This turned out to be a really good accompaniment to go with soup. It had quite a bit of flavour from the wholemeal flour and there was enough body to make it well suited for dunking.

Taste: ✔✔✔
Ease of cooking: ✔✔✔✔

Tuesday, 27 March 2012

Pasta with Mushrooms, Peas and Sun-Dried Tomatoes

From Elisa Celli’s Italian Light Cooking, Elisa Celli, Prentice Hall Press, 1987.

I’m glad I picked this older book again from my bookshelf. I’m enjoying getting back into the solid recipes.

This particular pasta did have prosciutto in it but I decided just to leave it out as the ingredients sounded as though they would work equally well without the meat.

It was a quick meal to prepare. First dried porcini mushrooms had to be soaked. While they were doing their bit, the remainder of the ingredients were got ready. An onion was chopped. A cup of frozen peas was taken from the freezer to defrost. A half-cup of sun-dried tomatoes (the kind marinated in oil) were chopped. Three garlic cloves were crushed. A little Italian herb seasoning was added to the sun-dried tomatoes.

By the time all this was ready the mushrooms had had sufficient time so they were sliced.

A pot of salted water was put on to boil . When it was ready the pasta was added to cook. At the same time the sauce ingredients were added to a frying pan with some olive oil and sautéed to be ready when the pasta was.

When it was cooked the pasta was drained and added to the sauce in the frying pan with a little of the cooking liquid.

It was all blended and put into the serving plates with some Parmesan cheese sprinkled on top.

A satisfying and easy pasta dish. I particularly liked the flavour bites from the tomatoes and the texture that the peas added.

Taste: ✔✔✔
Ease of cooking: ✔✔✔✔

As some of these books may be out of print if anyone would like a particular recipe, email me ( and I’ll send an abbreviated version. Of course, the whole book would be better; it’s loaded with other goodies.

Monday, 26 March 2012

Simple Roasted Tomato Salsa (Salsa Roja de Molcajete)/Super-Simple Enchiladas

From Truly Mexican, Roberto Santibañez, John Wiley & Sons, 2011.

The last salsa, a fresh one, I made from this book had an amazing punch to it so I was keen to see what a cooked salsa would be like. I chose a simple one to match the simple fresh one.

It was all very easy to do. The tomatoes and the chillies were roasted under the grill until blackened and cooked through. The chillies came out a lot earlier than the tomatoes.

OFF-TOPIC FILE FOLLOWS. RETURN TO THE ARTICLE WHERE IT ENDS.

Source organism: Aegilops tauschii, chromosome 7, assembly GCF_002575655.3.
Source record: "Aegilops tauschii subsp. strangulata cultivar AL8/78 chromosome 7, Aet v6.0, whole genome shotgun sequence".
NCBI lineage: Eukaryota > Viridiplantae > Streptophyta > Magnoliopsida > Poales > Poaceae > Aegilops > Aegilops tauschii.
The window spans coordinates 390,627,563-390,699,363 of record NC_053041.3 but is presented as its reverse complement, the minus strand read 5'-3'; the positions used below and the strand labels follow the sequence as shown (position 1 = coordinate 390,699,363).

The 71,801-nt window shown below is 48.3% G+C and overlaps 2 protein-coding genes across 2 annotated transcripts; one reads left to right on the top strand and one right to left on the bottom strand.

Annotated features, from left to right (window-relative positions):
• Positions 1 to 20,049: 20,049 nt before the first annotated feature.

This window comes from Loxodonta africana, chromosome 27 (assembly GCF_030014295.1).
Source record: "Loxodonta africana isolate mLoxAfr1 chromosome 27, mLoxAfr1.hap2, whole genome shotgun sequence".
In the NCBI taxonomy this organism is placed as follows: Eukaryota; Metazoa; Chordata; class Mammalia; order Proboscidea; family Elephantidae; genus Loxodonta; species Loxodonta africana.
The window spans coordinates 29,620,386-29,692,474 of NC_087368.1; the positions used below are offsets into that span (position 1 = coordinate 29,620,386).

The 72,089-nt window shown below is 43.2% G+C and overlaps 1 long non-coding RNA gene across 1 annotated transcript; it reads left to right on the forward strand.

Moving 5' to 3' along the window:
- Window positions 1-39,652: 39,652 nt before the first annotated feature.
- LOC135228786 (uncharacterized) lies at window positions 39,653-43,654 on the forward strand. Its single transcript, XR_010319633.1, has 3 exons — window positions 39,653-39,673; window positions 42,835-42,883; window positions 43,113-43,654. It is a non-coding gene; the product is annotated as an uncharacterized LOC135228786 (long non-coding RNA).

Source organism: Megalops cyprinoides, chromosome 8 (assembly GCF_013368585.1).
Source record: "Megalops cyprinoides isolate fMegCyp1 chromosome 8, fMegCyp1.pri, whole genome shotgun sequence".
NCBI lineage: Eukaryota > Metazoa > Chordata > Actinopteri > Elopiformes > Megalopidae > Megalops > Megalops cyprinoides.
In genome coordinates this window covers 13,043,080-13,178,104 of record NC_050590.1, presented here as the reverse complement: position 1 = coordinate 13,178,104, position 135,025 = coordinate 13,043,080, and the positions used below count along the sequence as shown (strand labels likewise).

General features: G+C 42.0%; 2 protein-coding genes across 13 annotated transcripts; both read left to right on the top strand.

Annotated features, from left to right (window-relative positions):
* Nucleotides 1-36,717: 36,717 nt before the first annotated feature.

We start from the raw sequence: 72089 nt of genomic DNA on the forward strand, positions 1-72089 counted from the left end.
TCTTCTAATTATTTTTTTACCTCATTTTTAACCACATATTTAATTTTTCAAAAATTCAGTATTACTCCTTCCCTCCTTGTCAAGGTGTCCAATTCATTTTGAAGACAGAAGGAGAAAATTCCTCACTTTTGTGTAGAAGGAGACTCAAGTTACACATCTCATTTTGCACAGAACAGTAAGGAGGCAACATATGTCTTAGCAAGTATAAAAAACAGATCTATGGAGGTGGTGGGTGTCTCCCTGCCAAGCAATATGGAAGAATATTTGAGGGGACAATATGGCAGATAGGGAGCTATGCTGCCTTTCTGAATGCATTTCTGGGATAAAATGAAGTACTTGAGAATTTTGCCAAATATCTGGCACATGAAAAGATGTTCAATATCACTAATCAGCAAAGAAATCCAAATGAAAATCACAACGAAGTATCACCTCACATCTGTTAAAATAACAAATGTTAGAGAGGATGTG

The chillies were peeled and added with garlic and salt to a mortar and pestle and pounded into a paste. The tomatoes were skinned and added to the paste and pounded to become a rough puree. It was tasted and seasonings added.

I did not find this salsa had quite the bite that the raw one had, though it was still pretty good.

Taste: ✔✔✔
Ease of cooking: ✔✔✔✔

I had a sauce made so I needed something to use it with. I decided on super-simple enchiladas.

Some tortillas were warmed up one by one in the frying pan. Then they were, one by one, dipped into the warm sauce until fully covered. They were folded in half while they were still in the sauce. Again they were folded and then put in the oven to keep warm while the others were done.

It was then simply a matter of placing the enchiladas on the plate for serving with some chopped onion, some sliced avocado, some grated cheese and some sliced greens. Tasty and easy.

Taste: ✔✔✔
Ease of cooking: ✔✔✔✔✔

Green Bean and Kipfler Potato Salad with Miso Dressing

From The Conscious Cook, Tal Ronnen, William Morris, 2009.

When I saw the list of ingredients for this salad dressing I just had to make it to see what it was like: miso paste, rice vinegar, agave nectar, shallot, garlic, Dijon mustard, olive oil and lemon. That’s quite a mix for a dressing.

The salad itself was quite simple. Kipfler potatoes were boiled and then sliced. Green beans were blanched in boiling water. Roquette was washed. The three were mixed and tossed with the dressing.

The dressing had a wonderful tang to it with the lemon coming through just nicely over the bite of the mustard and miso. It suited the potatoes perfectly. And the sweetness of the beans complemented the mix well. This could easily become my favourite dressing for potato salads.

This is only the second item I have cooked from this book by Tal Ronnen. It’s a vegan cookbook and I have a tendency to overlook vegan because I have a strong preference for dairy products. But I am finding that this book is well worth investigating further.

Taste: ✔✔✔✔
Ease of cooking: ✔✔✔✔

Wednesday, 14 March 2012

Melon Salad

From Gourmet Cooking without Meat, Paul Southey, Marshall Cavendish Editions, 1980.

I don’t often delve into this old cookery book. It was one of the first really good vegetarian recipe books which I purchased. I used it often at the time but fashions change and so it seemed to get overlooked more and more. However I do think it’s worthwhile going back to look again at the past—forget fashion. Everything reappears at some time refashioned.

The melon salad sounded a bit odd to me at first but proved to be a pleasant enough fresh tasting salad.

It was simply made by cutting up honeydew melon into dice. A carrot was grated. Tomatoes were chopped, Some Edam cheese was cut into blocks. And a small amount of preserved ginger was cut up finely. These were all put into the bowl and tossed with the dressing which was made of lemon juice, olive oil, chopped parsley and mint, seasonings and a pinch of cayenne.

A pleasing return to past food fashion.

Taste: ✔✔✔
Ease of cooking: ✔✔✔✔✔

As some of these books may be out of print if anyone would like a particular recipe, email me ( and I’ll send a copy. Of course, the whole book would be better; it’s loaded with other goodies.